1. Governance
September 7, 2016

The North East of England may have just given up on getting a devolution deal

By Jonn Elledge

Oh, well, this is just great. From the BBC:

Plans for a North East regional mayor have been put on hold after local authorities expressed fears over post-Brexit funding from the government.


Sunderland, Durham, Gateshead and South Tyneside councils voted against moving forward with the devolution plan, claiming they were not satisfied with reassurances over funding following the UK’s decision to leave the European Union.

Newcastle, North Tyneside and Northumberland councils said they remain committed to the plan.

What exactly this means – for Newcastle, the North East, or for devolution more broadly – will take some time to unpick. But we’re impatient, so in the mean time here are four quick thoughts.

Devolution to the North East is basically cursed.

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This is actually the second time a deal on this geography has collapsed. The last Labour government’s big idea for English devolution was to do it by region. London, after all, is an official government region; most of the English regions have populations comparable to those of the three Celtic countries.

So, in 2004, the government held a referendum to ask if the North East should have its own regional assembly. Here was the result:

That, for the maths whizzes, is a victory of nearly four to one for the no campaign.

Some years later, the coalition government decided to launch its own devolution scheme based largely on city regions. But the deal that emerged in the North East didn’t just cover the Newcastle/Sunderland conurbation: it covered their rural hinterlands, too.

In other words, it covered the same region that had already rejected devolution once, only with a mayoralty instead of an assembly, without Teeside, and without the nicety of a public vote.

So, that’s gone well.

There’s a very clear geographical division.

Broadly, the north side of the Tyne that was historically Northumberland is in favour of the deal; the south side, which was historically County Durham, isn’t.

Green is yes, red is now.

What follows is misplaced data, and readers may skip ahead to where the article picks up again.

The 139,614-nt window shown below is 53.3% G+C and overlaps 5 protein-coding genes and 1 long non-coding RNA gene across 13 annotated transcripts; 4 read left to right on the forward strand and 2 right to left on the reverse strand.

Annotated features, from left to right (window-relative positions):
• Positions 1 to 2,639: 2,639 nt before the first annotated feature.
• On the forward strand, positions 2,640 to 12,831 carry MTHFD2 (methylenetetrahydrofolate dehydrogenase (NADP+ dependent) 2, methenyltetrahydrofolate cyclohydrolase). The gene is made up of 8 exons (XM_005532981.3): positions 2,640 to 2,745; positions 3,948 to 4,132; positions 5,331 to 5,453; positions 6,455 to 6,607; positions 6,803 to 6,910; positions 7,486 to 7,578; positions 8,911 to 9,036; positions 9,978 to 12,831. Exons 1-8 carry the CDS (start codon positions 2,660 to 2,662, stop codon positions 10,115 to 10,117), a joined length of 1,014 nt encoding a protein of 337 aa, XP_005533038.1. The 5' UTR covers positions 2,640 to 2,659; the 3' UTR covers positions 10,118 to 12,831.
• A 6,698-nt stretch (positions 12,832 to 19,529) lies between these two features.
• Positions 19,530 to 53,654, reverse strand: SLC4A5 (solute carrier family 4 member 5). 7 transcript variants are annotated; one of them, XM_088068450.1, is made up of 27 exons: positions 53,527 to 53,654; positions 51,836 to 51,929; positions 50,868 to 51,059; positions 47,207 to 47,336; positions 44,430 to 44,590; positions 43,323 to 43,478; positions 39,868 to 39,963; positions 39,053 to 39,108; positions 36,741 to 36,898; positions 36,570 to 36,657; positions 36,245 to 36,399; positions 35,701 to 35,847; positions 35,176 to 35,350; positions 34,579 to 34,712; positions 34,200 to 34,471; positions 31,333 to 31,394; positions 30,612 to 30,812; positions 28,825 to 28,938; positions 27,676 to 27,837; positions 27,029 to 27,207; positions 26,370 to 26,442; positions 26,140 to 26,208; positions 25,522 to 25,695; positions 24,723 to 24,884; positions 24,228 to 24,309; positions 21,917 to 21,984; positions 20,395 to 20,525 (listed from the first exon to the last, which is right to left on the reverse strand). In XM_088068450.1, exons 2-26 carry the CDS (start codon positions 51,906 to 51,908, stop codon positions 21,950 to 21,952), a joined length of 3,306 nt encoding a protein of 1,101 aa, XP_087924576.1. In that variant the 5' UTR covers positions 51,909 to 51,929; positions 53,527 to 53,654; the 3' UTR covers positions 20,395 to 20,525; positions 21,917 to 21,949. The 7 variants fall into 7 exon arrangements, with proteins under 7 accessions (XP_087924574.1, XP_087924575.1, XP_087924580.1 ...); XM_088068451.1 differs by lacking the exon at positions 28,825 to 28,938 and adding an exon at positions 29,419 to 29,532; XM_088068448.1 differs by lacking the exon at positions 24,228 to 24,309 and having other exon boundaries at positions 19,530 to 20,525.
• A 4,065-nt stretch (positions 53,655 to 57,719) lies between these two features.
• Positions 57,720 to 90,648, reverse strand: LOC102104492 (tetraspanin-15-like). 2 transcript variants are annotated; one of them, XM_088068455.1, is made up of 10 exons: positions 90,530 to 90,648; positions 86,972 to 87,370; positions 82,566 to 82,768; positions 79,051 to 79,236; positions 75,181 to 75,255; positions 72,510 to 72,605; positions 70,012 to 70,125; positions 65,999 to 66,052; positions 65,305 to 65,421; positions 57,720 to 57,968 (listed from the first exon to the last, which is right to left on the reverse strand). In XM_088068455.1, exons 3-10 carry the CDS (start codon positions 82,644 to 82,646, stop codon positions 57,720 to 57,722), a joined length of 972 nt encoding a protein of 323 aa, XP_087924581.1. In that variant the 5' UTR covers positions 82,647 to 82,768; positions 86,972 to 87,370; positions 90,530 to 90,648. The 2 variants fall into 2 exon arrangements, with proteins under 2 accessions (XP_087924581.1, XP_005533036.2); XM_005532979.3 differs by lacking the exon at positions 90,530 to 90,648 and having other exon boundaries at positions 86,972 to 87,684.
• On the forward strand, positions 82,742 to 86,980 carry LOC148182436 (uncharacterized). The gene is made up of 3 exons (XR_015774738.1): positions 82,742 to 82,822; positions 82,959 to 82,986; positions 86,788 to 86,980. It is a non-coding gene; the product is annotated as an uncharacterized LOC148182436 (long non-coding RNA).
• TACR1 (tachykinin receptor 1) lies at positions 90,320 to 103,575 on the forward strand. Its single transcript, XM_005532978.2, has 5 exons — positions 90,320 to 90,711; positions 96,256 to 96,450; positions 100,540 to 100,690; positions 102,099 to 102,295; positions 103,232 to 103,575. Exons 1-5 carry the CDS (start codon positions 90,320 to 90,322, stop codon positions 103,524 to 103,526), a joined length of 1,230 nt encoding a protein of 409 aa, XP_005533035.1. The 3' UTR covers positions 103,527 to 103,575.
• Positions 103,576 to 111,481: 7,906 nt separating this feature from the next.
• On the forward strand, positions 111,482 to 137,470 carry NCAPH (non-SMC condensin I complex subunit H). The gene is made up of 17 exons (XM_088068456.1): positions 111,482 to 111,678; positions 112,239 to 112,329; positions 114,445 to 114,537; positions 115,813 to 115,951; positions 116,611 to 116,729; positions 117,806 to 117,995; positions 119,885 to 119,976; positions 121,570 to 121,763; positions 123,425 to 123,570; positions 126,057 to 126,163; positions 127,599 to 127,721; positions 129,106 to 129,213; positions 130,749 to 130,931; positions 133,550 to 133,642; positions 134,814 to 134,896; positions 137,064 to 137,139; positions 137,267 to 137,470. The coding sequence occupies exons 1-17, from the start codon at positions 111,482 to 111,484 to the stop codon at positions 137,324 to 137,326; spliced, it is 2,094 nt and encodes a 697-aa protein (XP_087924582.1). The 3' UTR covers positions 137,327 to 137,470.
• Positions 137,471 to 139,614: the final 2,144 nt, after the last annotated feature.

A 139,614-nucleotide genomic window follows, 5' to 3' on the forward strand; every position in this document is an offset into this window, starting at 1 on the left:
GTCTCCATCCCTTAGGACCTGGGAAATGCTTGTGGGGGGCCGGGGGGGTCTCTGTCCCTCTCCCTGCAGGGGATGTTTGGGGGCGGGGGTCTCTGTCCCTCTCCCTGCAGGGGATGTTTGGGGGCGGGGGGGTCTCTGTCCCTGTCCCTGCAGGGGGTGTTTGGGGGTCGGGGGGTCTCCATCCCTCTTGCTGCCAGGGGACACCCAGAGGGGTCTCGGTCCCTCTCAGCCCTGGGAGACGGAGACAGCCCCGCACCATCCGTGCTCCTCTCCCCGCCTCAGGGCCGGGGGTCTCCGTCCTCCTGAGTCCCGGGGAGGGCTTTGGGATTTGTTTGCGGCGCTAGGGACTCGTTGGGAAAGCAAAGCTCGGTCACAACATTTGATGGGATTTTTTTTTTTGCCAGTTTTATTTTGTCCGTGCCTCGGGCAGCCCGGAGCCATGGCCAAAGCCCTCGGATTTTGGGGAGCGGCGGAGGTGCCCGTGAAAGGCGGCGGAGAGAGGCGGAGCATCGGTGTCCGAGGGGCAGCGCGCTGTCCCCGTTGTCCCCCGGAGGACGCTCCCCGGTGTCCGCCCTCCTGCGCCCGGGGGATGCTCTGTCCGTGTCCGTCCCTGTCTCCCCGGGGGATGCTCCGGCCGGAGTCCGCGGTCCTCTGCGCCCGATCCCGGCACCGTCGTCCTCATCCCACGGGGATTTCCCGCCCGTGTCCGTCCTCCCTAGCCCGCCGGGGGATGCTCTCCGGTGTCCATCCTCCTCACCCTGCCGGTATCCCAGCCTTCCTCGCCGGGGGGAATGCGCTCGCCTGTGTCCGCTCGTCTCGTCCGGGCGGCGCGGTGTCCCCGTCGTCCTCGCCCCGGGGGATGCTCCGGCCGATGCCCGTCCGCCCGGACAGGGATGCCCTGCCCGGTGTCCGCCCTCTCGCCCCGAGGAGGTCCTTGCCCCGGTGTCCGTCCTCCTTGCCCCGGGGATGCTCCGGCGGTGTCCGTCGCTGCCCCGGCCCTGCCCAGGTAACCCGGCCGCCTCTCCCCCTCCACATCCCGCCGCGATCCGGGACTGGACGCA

Whether this is meaningful or not I have no idea. Interesting though, eh?

There’s not a very clear economic division.

The north east is not an economically integrated region in the manner of Greater London is, or even Greater Manchester: in terms of both cultural identity and economic status, Sunderland remains a very different place to Newcastle.

In some ways this is odd. The conurbation does have a reasonable well developed metro network which should make it easy to commute between its various major centres. Nonetheless it’s clear from this recent piece of research by Alasdair Rae at the University of Sheffield that this isn’t happening to the extent that it might:

While Sunderland is arguably a separate city, though, Gateshead certainly isn’t. It’s like Salford refusing to be part of the Manchester deal. It’s just odd.

The councils south of the Tyne might be playing poker without any cards.

What the recalcitrant councils’ end game is here is not exactly clear. The obvious reading is that they’re after a better deal.

The government has said the door remains open – and there have been reports that Theresa May was less enamoured by forcing metro mayors on cities than her predecessor. This is no doubt, in part, a recognition that introducing metro mayors was a policy likely to give a struggling Labour party an alternative power base which, for obvious reasons, a Tory government would rather not do.

That said, it’s not clear the May government will have the same enthusiasm as its predecessor for English devolution. Brexit means that ministers will have more than enough difficult negotiations with people who don’t like them very much on their plate already, thank you very much.

Devolution was George Osborne’s baby. With him out of government, it’s not altogether clear that ministers will stick their necks out for the north east. There is at least a chance this is the end of the road.

Jonn Elledge is the editor of CityMetric. He is on Twitter, far too much, as @jonnelledge.

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